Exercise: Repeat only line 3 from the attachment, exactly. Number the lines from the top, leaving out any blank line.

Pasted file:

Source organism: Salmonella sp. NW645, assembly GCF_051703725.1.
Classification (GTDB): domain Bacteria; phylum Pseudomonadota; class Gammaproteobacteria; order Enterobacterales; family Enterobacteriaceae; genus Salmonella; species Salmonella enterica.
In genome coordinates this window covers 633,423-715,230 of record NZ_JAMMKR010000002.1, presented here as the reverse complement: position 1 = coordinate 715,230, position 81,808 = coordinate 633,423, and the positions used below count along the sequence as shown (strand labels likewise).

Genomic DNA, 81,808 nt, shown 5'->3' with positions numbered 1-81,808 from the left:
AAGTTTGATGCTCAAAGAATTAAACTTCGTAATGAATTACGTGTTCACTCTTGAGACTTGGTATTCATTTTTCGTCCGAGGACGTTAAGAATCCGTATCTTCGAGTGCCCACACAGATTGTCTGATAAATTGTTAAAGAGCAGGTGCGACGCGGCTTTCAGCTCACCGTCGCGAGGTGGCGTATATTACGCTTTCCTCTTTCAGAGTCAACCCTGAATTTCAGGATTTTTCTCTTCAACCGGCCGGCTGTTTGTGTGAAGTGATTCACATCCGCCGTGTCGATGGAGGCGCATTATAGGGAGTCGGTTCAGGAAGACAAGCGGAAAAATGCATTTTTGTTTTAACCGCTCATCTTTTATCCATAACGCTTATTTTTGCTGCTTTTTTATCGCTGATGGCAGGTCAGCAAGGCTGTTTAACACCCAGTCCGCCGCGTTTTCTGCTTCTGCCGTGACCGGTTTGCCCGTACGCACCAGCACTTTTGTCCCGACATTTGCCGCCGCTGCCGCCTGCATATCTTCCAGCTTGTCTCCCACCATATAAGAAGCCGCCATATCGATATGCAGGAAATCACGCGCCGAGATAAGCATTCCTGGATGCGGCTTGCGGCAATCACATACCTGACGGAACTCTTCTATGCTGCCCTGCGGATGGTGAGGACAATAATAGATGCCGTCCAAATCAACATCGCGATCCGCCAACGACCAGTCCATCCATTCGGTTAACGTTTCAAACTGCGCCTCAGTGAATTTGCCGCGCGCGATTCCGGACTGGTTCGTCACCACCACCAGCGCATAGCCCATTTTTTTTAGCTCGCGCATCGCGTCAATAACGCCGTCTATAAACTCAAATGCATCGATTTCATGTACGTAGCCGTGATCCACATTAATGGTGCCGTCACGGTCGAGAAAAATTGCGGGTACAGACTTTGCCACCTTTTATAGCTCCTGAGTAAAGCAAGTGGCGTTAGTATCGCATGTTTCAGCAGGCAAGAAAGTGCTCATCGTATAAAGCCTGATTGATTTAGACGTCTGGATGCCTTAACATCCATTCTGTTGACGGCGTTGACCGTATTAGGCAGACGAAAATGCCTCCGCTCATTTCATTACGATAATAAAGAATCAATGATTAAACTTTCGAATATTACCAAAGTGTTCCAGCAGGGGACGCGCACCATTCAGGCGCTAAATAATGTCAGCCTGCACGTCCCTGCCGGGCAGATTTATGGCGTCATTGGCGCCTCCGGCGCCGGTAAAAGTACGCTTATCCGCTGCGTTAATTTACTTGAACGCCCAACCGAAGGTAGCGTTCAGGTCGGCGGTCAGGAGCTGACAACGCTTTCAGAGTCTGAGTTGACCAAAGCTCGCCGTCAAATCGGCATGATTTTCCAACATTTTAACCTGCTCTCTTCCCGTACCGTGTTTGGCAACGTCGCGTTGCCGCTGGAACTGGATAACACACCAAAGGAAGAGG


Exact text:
In genome coordinates this window covers 633,423-715,230 of record NZ_JAMMKR010000002.1, presented here as the reverse complement: position 1 = coordinate 715,230, position 81,808 = coordinate 633,423, and the positions used below count along the sequence as shown (strand labels likewise).